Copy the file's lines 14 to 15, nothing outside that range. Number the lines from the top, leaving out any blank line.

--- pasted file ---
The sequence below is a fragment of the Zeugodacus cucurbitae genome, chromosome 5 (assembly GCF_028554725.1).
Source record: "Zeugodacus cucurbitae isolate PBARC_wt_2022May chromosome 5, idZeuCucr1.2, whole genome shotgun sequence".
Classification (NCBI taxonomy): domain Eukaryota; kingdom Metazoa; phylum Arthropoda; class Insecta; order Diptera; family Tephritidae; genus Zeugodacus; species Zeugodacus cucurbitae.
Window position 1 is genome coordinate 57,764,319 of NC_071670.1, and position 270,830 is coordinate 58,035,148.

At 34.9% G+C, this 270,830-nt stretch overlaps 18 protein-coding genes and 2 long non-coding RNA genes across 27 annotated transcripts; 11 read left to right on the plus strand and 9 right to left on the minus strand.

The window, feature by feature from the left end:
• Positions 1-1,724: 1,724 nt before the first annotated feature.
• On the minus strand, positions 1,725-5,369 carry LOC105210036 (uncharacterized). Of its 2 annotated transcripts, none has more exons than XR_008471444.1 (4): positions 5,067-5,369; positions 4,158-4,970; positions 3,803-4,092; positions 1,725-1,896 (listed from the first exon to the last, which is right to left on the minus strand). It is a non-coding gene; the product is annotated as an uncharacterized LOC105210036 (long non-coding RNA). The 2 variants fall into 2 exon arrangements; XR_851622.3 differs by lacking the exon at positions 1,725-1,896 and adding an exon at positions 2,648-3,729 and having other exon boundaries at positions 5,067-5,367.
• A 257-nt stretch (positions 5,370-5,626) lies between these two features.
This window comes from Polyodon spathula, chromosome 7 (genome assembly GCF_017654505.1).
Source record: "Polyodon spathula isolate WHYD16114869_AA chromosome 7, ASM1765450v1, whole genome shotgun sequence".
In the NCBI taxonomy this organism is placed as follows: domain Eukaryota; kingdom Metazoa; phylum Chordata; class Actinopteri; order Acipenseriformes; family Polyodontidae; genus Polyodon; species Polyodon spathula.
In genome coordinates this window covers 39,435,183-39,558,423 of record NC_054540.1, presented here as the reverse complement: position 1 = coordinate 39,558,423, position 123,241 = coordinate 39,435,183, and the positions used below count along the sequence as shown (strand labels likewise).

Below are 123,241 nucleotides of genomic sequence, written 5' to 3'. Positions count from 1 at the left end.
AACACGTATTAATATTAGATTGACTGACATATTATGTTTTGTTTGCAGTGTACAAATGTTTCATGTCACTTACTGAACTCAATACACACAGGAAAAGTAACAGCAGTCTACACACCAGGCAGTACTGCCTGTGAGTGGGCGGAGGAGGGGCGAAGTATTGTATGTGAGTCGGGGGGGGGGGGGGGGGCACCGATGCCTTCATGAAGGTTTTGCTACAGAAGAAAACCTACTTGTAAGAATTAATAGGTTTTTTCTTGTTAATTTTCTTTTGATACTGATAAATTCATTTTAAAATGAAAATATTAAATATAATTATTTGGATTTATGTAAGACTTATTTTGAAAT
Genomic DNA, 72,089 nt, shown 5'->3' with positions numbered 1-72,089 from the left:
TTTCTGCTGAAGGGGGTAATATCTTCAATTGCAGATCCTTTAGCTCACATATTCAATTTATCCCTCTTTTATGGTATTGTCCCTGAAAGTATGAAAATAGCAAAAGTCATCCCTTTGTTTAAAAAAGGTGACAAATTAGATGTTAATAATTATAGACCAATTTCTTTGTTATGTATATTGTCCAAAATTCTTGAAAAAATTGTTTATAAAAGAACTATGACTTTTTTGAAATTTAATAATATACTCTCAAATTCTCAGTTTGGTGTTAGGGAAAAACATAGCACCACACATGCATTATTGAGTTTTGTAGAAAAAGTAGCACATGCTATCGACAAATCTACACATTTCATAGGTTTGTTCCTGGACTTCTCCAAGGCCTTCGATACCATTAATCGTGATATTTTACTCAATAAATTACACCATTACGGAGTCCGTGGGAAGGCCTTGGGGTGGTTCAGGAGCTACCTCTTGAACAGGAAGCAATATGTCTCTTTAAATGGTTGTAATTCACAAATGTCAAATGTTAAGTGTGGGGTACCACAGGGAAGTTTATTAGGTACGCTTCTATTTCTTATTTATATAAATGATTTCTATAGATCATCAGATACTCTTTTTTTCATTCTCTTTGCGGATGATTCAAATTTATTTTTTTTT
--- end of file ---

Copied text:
Below are 123,241 nucleotides of genomic sequence, written 5' to 3'. Positions count from 1 at the left end.
AACACGTATTAATATTAGATTGACTGACATATTATGTTTTGTTTGCAGTGTACAAATGTTTCATGTCACTTACTGAACTCAATACACACAGGAAAAGTAACAGCAGTCTACACACCAGGCAGTACTGCCTGTGAGTGGGCGGAGGAGGGGCGAAGTATTGTATGTGAGTCGGGGGGGGGGGGGGGGGCACCGATGCCTTCATGAAGGTTTTGCTACAGAAGAAAACCTACTTGTAAGAATTAATAGGTTTTTTCTTGTTAATTTTCTTTTGATACTGATAAATTCATTTTAAAATGAAAATATTAAATATAATTATTTGGATTTATGTAAGACTTATTTTGAAAT